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Pharaoh statues found in muddy pit by Egyptian-German team

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Author: AFP, REUTERSSat, 2017-03-11ID: 1489182399231607500CAIRO: Archaeologists in a muddy pit in a Cairo suburb have uncovered two pharaonic statues dating back more than 3,000 years. The relics were found in Mattarya district, site of the ancient pharaonic capital of Heliopolis and today a sprawl of working- and middle-class districts in northeastern Cairo.The statues, discovered on wasteland between crumbling apartment blocks, are thought to represent pharaohs from the 19th dynasty, which ruled from 1314 to 1200 BC.One statue stands 8 meters tall and is carved out of quartzite, a tough stone composed mostly of quartz grains.It could not be identified from its engravings but it was found at the entrance to the temple of King Ramses II — also known as Ramses the Great — suggesting it represents him.The other relic is a limestone statue of 12th century BC ruler King Seti II.They were discovered by a joint German-Egyptian archaeological mission.“The discovery of the two statues shows the importance of the city of Heliopolis, which was dedicated to the worship of Ra,” the sun deity, said Aymen Ashmawy, head of the Egyptian team on the dig.He said the discovery was “very important” because it indicated the Oun Sun temple was a “magnificent structure.”Dietrich Raue, head of the German team, said the archaeologists were working hard to lift the statues so they can be transported to another site for restoration.“Last Tuesday they called me to announce the big discovery of a colossus of a king, most probably Ramses II, made out of quartzite,” Antiquities Minister Khaled Al-Anani told Reuters at the site of the statue’s unveiling. The most powerful and celebrated ruler of ancient Egypt, the pharaoh, also known as Ramses the Great, was the third of the Nineteenth Dynasty of Egypt.He led several military expeditions and expanded the Egyptian empire to stretch from Syria in the east to Nubia in the south. His successors called him the “Great Ancestor.”“We found the bust of the statue and the lower part of the head and now we removed the head and we found the crown and the right ear and a fragment of the right eye,” Al-Anani said.On Thursday, archaeologists, officials, local residents, and members of the news media looked on as a massive forklift pulled the statue’s head out of the water.The sun temple in Heliopolis, founded by Ramses II, was one of the largest temples in Egypt, almost double the size of Luxor’s Karnak, but was destroyed in Greco-Roman times. Many of its obelisks were moved to Alexandria or to Europe and stones from the site were looted and used for building as Cairo developed.Experts will now attempt to extract the remaining pieces of both statues before restoring them. If they are successful and the colossus is proven to depict Ramses II, it will be moved to the entrance of the Grand Egyptian Museum, set to open in 2018.The find could be a boon for Egypt’s tourism industry, which has suffered many setbacks since the uprising that toppled autocrat Hosni Mubarak in 2011 but remains a vital source of foreign currency. The number of tourists visiting Egypt slumped to 9.8 million in 2011 from more than 14.7 million in 2010.A bomb attack that brought down a Russian plane carrying 224 people from a Red Sea resort in October 2015 further hit arrivals, which dropped to 1.2 million in the first quarter of 2016 from 2.2 million a year earlier.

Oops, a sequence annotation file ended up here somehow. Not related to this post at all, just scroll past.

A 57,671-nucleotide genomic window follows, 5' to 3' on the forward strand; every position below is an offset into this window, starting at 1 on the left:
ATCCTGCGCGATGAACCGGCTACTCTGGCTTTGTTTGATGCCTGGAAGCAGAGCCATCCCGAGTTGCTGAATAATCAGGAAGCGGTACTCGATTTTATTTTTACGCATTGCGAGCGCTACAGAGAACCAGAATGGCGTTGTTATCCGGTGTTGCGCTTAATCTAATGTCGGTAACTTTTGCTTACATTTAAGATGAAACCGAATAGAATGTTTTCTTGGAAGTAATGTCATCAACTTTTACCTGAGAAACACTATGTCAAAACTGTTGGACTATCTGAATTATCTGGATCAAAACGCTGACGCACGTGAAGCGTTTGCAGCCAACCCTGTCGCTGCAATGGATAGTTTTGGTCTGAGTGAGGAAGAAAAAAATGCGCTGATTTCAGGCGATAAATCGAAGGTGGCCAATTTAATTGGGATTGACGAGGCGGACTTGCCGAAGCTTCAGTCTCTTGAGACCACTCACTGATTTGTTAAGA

Main category: Middle-East

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